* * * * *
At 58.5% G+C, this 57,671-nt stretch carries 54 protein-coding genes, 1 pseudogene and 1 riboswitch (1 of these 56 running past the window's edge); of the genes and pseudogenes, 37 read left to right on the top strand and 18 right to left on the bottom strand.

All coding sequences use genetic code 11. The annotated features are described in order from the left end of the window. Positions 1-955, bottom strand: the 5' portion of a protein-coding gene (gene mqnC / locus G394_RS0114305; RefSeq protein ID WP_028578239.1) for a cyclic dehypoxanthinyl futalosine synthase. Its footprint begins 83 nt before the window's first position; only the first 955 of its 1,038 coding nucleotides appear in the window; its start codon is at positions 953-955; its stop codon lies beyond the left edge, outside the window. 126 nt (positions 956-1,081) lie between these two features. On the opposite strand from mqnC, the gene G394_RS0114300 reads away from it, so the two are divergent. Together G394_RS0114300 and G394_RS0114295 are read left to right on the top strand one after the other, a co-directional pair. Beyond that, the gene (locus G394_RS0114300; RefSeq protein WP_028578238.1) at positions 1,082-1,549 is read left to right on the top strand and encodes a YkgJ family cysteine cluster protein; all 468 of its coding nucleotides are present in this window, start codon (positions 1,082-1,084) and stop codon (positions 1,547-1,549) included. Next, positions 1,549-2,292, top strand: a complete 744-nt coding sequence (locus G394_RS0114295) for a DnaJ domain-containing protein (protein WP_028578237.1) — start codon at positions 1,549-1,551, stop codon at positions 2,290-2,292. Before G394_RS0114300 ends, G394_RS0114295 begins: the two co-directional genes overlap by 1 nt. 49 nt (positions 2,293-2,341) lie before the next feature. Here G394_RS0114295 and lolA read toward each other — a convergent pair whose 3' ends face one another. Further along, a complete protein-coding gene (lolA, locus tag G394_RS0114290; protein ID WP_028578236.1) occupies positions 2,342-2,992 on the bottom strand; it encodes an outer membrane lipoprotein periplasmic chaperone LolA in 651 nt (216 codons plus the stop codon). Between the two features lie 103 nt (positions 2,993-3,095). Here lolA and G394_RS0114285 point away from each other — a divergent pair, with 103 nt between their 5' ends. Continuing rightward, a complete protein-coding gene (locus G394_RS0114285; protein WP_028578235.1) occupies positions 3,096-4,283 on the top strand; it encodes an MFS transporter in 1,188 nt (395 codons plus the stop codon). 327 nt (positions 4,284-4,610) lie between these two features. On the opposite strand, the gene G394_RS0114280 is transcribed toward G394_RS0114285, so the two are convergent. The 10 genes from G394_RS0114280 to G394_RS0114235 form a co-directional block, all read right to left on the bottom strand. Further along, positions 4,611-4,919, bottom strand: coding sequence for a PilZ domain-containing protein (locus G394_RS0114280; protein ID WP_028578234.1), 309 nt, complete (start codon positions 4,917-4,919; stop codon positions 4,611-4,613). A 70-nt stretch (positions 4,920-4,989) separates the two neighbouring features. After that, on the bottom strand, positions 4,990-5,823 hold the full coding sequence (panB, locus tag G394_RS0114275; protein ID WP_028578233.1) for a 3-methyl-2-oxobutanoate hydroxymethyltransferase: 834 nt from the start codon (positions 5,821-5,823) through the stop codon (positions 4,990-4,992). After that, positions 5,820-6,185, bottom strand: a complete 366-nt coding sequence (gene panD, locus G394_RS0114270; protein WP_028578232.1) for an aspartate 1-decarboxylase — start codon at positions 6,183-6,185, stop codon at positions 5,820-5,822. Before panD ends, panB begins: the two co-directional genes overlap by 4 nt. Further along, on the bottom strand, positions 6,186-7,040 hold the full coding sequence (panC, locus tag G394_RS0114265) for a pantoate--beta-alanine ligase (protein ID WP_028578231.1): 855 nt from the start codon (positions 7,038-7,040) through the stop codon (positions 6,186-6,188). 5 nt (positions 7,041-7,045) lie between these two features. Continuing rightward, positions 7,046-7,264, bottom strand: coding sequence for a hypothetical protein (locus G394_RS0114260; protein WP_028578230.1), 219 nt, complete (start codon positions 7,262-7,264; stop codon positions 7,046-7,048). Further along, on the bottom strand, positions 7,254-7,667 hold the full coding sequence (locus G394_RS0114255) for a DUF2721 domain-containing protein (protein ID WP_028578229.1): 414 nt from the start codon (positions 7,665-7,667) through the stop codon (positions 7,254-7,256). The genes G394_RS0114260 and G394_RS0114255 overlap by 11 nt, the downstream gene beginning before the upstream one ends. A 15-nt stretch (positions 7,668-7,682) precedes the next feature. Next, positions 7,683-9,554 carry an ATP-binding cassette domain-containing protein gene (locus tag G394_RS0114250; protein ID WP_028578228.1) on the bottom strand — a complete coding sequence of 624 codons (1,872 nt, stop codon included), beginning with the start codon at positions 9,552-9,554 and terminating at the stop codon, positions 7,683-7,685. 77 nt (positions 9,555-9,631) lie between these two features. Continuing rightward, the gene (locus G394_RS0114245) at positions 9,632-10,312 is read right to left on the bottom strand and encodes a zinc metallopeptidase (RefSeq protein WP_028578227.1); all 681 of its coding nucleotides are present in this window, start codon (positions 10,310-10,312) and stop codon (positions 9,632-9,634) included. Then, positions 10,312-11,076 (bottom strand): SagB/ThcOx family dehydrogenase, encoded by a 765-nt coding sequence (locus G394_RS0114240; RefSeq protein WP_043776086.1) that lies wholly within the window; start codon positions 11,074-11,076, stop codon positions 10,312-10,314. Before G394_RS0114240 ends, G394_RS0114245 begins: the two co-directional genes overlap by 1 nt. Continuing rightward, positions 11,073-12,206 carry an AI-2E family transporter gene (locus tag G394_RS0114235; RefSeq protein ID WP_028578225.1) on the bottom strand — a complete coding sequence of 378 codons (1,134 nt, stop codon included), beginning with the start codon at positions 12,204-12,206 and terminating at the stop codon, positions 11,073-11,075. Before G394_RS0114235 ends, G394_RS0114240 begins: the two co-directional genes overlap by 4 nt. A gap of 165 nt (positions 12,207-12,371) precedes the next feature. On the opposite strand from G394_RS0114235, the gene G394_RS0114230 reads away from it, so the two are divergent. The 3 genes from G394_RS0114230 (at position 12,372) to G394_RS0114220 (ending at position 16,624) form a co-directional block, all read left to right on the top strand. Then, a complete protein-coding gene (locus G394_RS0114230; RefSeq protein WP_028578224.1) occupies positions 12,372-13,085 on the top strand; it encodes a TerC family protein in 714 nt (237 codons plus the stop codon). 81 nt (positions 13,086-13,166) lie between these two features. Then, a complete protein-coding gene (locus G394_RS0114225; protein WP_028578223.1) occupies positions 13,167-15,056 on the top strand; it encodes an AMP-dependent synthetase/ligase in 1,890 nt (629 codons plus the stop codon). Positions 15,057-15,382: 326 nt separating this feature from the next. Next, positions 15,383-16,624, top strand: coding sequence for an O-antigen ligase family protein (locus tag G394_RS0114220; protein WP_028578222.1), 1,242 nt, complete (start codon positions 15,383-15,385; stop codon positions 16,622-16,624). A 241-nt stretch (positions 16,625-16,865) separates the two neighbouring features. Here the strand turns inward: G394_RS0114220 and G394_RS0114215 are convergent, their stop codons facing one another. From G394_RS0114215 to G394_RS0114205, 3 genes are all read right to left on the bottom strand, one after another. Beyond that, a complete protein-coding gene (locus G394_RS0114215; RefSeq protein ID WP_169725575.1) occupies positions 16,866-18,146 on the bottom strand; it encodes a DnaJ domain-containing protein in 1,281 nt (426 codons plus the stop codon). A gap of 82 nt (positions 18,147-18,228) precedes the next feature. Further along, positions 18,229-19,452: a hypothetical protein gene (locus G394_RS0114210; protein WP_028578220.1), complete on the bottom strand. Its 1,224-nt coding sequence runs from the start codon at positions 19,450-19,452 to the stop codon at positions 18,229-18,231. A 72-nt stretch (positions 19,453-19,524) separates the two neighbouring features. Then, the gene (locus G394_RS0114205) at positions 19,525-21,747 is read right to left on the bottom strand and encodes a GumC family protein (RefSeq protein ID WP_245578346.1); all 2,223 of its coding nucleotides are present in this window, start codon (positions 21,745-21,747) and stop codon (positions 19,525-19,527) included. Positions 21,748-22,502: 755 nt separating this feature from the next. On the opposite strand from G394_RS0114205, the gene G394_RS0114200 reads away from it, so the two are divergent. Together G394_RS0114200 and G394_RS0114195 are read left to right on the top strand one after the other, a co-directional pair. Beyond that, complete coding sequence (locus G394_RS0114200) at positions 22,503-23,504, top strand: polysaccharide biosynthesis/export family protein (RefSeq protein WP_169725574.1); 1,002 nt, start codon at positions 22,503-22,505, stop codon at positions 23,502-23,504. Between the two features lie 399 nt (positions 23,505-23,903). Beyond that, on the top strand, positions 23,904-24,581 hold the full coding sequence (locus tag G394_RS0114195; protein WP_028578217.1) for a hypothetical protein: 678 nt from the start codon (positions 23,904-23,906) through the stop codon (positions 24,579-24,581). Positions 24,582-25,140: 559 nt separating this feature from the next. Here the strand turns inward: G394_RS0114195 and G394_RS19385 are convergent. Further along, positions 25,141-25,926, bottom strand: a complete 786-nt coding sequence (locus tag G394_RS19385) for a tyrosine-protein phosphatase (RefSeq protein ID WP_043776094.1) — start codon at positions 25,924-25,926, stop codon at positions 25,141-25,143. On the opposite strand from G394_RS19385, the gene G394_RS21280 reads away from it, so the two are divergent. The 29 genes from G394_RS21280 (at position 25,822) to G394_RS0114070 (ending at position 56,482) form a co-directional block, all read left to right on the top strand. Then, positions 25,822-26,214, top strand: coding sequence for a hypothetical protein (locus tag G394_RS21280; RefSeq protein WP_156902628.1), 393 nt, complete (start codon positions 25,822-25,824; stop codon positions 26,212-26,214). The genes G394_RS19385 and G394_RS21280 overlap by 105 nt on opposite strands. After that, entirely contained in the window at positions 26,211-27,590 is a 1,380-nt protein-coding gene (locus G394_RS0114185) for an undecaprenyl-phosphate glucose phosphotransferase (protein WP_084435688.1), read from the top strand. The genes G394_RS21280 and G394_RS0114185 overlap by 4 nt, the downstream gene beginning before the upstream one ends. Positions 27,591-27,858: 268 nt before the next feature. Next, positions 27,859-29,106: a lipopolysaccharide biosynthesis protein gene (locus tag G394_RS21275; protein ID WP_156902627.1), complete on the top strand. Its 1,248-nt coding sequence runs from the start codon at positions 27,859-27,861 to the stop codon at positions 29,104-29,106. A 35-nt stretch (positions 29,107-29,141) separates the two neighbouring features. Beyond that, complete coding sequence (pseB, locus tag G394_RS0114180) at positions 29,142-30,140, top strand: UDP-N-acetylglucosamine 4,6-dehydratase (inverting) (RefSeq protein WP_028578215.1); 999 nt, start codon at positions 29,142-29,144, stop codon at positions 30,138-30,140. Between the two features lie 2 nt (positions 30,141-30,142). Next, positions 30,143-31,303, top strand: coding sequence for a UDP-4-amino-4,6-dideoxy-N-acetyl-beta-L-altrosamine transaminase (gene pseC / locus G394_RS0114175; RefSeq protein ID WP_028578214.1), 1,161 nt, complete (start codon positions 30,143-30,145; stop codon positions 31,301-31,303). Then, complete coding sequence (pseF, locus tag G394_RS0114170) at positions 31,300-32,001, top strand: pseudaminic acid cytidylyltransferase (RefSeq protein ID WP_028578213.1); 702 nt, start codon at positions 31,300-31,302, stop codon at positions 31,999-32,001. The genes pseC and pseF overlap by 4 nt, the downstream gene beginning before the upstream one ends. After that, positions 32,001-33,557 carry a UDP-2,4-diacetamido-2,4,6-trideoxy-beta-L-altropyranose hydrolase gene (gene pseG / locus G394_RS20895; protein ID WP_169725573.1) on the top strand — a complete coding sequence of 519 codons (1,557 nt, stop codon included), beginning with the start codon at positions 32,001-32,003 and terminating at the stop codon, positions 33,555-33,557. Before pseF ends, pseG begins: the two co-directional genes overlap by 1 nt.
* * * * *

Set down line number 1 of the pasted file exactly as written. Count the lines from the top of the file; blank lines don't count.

At 58.5% G+C, this 57,671-nt stretch carries 54 protein-coding genes, 1 pseudogene and 1 riboswitch (1 of these 56 running past the window's edge); of the genes and pseudogenes, 37 read left to right on the top strand and 18 right to left on the bottom strand.